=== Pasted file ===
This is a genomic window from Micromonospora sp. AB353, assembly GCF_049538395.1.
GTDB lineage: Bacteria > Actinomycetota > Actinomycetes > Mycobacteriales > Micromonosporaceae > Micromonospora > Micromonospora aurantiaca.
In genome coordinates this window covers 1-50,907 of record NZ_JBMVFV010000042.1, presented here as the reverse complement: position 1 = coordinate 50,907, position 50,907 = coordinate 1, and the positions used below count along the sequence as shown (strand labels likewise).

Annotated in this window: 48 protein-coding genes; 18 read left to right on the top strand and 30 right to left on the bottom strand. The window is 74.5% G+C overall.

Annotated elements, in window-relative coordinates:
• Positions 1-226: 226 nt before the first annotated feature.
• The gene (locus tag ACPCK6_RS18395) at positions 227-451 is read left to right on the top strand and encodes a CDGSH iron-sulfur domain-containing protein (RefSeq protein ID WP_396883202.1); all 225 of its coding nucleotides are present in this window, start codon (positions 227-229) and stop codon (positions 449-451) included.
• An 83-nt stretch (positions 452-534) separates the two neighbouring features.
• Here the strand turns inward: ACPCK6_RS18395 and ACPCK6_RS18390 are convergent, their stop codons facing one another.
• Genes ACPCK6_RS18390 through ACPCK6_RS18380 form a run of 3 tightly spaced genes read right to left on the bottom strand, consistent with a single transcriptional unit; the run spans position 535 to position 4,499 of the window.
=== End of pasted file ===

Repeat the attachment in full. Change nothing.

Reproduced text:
This is a genomic window from Micromonospora sp. AB353, assembly GCF_049538395.1.
GTDB lineage: Bacteria > Actinomycetota > Actinomycetes > Mycobacteriales > Micromonosporaceae > Micromonospora > Micromonospora aurantiaca.
In genome coordinates this window covers 1-50,907 of record NZ_JBMVFV010000042.1, presented here as the reverse complement: position 1 = coordinate 50,907, position 50,907 = coordinate 1, and the positions used below count along the sequence as shown (strand labels likewise).

Annotated in this window: 48 protein-coding genes; 18 read left to right on the top strand and 30 right to left on the bottom strand. The window is 74.5% G+C overall.

Annotated elements, in window-relative coordinates:
• Positions 1-226: 226 nt before the first annotated feature.
• The gene (locus tag ACPCK6_RS18395) at positions 227-451 is read left to right on the top strand and encodes a CDGSH iron-sulfur domain-containing protein (RefSeq protein ID WP_396883202.1); all 225 of its coding nucleotides are present in this window, start codon (positions 227-229) and stop codon (positions 449-451) included.
• An 83-nt stretch (positions 452-534) separates the two neighbouring features.
• Here the strand turns inward: ACPCK6_RS18395 and ACPCK6_RS18390 are convergent, their stop codons facing one another.
• Genes ACPCK6_RS18390 through ACPCK6_RS18380 form a run of 3 tightly spaced genes read right to left on the bottom strand, consistent with a single transcriptional unit; the run spans position 535 to position 4,499 of the window.